During the day, flying-foxes roost in patches of trees, known as camps, which may contain tens to thousands of individuals. As a result, they can be susceptible to extreme weather conditions.
Heat stress - or hyperthermia - occurs when the body produces more heat than it can dissipate. Flying-foxes are generally affected when temperatures exceed 42°C and roost vegetation in their camps doesn't provide enough shade refuge. Post-mortems suggest that flying-foxes mainly die from resulting heat shock i.e. the body can no longer function effectively.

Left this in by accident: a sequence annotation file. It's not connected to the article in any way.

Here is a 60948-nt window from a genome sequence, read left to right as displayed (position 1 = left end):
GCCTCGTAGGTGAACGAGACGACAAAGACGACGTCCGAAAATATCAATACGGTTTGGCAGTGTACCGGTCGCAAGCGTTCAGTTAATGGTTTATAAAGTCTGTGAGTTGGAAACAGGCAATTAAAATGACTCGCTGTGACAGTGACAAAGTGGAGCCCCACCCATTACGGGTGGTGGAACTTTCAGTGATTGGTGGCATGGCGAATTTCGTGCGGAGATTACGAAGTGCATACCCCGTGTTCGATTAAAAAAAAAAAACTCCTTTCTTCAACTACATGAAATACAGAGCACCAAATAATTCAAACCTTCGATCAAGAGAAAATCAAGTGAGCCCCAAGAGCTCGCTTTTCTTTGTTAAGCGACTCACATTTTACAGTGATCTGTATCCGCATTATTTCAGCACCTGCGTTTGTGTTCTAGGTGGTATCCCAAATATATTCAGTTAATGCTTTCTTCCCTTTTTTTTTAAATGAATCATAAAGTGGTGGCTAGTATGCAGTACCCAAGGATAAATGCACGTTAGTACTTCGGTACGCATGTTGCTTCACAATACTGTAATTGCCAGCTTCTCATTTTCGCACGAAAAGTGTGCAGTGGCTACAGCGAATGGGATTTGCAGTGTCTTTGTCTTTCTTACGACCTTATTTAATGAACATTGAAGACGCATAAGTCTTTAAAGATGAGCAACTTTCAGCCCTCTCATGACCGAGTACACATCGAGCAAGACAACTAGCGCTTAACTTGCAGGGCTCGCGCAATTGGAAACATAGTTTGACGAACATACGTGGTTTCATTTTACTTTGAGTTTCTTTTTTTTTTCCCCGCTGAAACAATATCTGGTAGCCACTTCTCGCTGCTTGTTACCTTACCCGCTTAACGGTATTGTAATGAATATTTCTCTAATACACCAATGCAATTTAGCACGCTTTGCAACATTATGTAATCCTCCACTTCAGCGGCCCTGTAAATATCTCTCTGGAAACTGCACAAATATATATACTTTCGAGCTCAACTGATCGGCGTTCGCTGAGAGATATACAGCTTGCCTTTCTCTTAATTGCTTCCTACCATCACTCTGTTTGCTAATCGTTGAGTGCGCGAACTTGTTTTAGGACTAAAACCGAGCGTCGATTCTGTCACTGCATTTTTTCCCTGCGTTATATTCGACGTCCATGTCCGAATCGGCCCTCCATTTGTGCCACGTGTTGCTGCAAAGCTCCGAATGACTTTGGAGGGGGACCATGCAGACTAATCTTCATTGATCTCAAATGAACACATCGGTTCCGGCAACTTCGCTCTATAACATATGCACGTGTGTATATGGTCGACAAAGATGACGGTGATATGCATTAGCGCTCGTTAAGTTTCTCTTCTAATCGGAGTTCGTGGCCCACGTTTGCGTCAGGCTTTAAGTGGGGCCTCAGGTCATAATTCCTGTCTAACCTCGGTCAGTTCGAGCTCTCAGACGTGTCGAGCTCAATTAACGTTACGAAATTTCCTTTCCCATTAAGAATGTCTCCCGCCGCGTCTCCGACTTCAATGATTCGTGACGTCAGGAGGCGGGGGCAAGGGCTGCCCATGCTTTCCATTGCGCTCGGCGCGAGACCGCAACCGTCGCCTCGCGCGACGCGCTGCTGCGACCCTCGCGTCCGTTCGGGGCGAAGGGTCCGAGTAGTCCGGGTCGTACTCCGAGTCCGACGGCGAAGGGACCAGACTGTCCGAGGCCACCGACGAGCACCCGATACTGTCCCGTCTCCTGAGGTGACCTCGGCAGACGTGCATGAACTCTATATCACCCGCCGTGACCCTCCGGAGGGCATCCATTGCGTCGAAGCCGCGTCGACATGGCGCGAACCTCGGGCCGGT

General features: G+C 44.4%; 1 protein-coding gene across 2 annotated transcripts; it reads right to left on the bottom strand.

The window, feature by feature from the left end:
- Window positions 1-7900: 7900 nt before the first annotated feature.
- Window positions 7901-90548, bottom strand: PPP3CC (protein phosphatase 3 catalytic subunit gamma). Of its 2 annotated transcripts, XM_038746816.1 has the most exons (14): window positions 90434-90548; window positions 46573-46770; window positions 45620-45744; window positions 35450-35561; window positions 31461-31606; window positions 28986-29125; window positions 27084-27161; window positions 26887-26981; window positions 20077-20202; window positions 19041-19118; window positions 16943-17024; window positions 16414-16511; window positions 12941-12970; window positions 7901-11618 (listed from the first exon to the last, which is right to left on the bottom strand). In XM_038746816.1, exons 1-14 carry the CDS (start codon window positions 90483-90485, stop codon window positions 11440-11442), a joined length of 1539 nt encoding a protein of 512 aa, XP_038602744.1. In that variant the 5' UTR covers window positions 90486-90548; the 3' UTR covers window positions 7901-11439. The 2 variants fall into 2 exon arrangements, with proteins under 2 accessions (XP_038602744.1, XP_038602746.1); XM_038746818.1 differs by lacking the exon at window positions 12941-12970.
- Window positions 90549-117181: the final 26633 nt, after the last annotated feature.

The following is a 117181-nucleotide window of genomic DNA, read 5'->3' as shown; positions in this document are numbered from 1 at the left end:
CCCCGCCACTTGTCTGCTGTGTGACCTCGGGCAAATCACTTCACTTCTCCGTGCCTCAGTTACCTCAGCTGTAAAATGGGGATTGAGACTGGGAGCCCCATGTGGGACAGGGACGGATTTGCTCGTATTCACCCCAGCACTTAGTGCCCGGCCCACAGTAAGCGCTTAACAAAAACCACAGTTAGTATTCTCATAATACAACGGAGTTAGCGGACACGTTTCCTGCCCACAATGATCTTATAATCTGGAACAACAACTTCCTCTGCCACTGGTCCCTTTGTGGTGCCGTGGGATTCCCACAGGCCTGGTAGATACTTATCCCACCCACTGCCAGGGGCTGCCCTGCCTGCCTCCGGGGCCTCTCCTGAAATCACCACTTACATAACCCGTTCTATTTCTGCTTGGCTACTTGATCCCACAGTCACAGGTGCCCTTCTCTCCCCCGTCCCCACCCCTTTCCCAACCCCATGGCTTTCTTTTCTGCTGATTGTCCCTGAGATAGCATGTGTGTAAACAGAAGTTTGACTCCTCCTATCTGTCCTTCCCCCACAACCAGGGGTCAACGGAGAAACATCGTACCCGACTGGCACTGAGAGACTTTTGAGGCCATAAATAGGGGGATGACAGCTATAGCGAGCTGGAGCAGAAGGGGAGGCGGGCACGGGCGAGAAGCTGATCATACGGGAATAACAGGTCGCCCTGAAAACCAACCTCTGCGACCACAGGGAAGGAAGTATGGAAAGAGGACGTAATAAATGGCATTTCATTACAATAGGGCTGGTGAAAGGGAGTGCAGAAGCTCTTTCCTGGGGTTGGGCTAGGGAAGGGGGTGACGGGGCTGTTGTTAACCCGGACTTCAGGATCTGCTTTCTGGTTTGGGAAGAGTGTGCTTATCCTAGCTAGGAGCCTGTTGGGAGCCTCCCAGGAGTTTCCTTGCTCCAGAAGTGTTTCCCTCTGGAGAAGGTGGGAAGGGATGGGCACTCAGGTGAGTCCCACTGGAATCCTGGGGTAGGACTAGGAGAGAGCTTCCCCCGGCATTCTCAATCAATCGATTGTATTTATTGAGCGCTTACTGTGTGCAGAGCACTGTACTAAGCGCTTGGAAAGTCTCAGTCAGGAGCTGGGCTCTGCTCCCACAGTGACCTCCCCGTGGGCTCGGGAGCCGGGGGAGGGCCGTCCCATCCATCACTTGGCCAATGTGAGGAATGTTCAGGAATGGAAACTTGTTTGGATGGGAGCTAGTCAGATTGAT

The severity of the effect of an extreme heat event on flying-foxes is likely to be reduced by:
- enough understorey and mid-storey vegetation for shelter from extreme heat
- dense crown vegetation to provide shade
- access to enough water.
Severity is likely to be increased when camps are disturbed at critical times during an extreme heat event, potentially forcing individuals to leave their cooler microhabitats and become fully exposed to the extreme heat.
Visit Responding to heat stress in flying-fox camps for information for licensed wildlife carers responding to heat stress events.